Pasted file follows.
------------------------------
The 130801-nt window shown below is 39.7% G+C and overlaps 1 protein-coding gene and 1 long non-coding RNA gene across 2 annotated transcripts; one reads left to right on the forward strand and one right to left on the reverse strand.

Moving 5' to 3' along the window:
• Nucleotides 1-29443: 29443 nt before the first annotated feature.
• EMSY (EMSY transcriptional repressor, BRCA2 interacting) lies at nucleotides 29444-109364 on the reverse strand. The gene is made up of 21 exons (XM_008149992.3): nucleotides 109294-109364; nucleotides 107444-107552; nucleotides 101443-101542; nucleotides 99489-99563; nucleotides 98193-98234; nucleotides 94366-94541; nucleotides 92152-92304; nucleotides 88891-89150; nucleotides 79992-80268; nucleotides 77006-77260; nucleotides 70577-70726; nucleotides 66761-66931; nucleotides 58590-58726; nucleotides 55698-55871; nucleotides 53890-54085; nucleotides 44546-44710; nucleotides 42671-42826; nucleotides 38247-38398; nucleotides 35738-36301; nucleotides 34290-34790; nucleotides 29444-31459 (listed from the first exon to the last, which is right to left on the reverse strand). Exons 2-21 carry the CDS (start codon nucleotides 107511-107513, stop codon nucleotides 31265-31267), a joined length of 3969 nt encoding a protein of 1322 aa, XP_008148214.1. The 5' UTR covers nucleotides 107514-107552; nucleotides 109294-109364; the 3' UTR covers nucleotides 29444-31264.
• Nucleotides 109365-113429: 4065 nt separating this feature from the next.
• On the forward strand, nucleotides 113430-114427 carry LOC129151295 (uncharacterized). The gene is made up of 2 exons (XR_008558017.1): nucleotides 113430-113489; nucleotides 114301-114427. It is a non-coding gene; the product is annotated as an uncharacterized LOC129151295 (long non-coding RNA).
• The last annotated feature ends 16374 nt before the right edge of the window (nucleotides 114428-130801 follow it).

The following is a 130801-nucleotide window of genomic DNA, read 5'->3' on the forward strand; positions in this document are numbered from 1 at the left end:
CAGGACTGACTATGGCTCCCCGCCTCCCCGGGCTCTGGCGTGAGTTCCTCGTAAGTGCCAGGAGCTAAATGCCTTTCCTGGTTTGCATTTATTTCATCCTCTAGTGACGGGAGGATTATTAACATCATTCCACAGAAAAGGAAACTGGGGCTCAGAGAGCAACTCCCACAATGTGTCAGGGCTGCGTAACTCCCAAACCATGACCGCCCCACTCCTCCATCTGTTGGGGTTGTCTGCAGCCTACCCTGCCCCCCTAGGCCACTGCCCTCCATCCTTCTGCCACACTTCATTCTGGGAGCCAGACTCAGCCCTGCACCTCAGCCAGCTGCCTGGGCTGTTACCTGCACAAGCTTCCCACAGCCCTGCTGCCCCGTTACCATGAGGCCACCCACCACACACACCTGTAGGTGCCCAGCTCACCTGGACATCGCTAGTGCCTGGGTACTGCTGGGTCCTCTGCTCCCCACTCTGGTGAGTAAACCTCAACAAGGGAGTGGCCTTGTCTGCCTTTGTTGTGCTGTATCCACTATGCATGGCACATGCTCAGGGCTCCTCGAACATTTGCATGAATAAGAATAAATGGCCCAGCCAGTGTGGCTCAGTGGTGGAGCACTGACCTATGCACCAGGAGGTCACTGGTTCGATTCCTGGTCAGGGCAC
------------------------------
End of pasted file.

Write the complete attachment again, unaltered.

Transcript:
The 130801-nt window shown below is 39.7% G+C and overlaps 1 protein-coding gene and 1 long non-coding RNA gene across 2 annotated transcripts; one reads left to right on the forward strand and one right to left on the reverse strand.

Moving 5' to 3' along the window:
• Nucleotides 1-29443: 29443 nt before the first annotated feature.
• EMSY (EMSY transcriptional repressor, BRCA2 interacting) lies at nucleotides 29444-109364 on the reverse strand. The gene is made up of 21 exons (XM_008149992.3): nucleotides 109294-109364; nucleotides 107444-107552; nucleotides 101443-101542; nucleotides 99489-99563; nucleotides 98193-98234; nucleotides 94366-94541; nucleotides 92152-92304; nucleotides 88891-89150; nucleotides 79992-80268; nucleotides 77006-77260; nucleotides 70577-70726; nucleotides 66761-66931; nucleotides 58590-58726; nucleotides 55698-55871; nucleotides 53890-54085; nucleotides 44546-44710; nucleotides 42671-42826; nucleotides 38247-38398; nucleotides 35738-36301; nucleotides 34290-34790; nucleotides 29444-31459 (listed from the first exon to the last, which is right to left on the reverse strand). Exons 2-21 carry the CDS (start codon nucleotides 107511-107513, stop codon nucleotides 31265-31267), a joined length of 3969 nt encoding a protein of 1322 aa, XP_008148214.1. The 5' UTR covers nucleotides 107514-107552; nucleotides 109294-109364; the 3' UTR covers nucleotides 29444-31264.
• Nucleotides 109365-113429: 4065 nt separating this feature from the next.
• On the forward strand, nucleotides 113430-114427 carry LOC129151295 (uncharacterized). The gene is made up of 2 exons (XR_008558017.1): nucleotides 113430-113489; nucleotides 114301-114427. It is a non-coding gene; the product is annotated as an uncharacterized LOC129151295 (long non-coding RNA).
• The last annotated feature ends 16374 nt before the right edge of the window (nucleotides 114428-130801 follow it).

The following is a 130801-nucleotide window of genomic DNA, read 5'->3' on the forward strand; positions in this document are numbered from 1 at the left end:
CAGGACTGACTATGGCTCCCCGCCTCCCCGGGCTCTGGCGTGAGTTCCTCGTAAGTGCCAGGAGCTAAATGCCTTTCCTGGTTTGCATTTATTTCATCCTCTAGTGACGGGAGGATTATTAACATCATTCCACAGAAAAGGAAACTGGGGCTCAGAGAGCAACTCCCACAATGTGTCAGGGCTGCGTAACTCCCAAACCATGACCGCCCCACTCCTCCATCTGTTGGGGTTGTCTGCAGCCTACCCTGCCCCCCTAGGCCACTGCCCTCCATCCTTCTGCCACACTTCATTCTGGGAGCCAGACTCAGCCCTGCACCTCAGCCAGCTGCCTGGGCTGTTACCTGCACAAGCTTCCCACAGCCCTGCTGCCCCGTTACCATGAGGCCACCCACCACACACACCTGTAGGTGCCCAGCTCACCTGGACATCGCTAGTGCCTGGGTACTGCTGGGTCCTCTGCTCCCCACTCTGGTGAGTAAACCTCAACAAGGGAGTGGCCTTGTCTGCCTTTGTTGTGCTGTATCCACTATGCATGGCACATGCTCAGGGCTCCTCGAACATTTGCATGAATAAGAATAAATGGCCCAGCCAGTGTGGCTCAGTGGTGGAGCACTGACCTATGCACCAGGAGGTCACTGGTTCGATTCCTGGTCAGGGCAC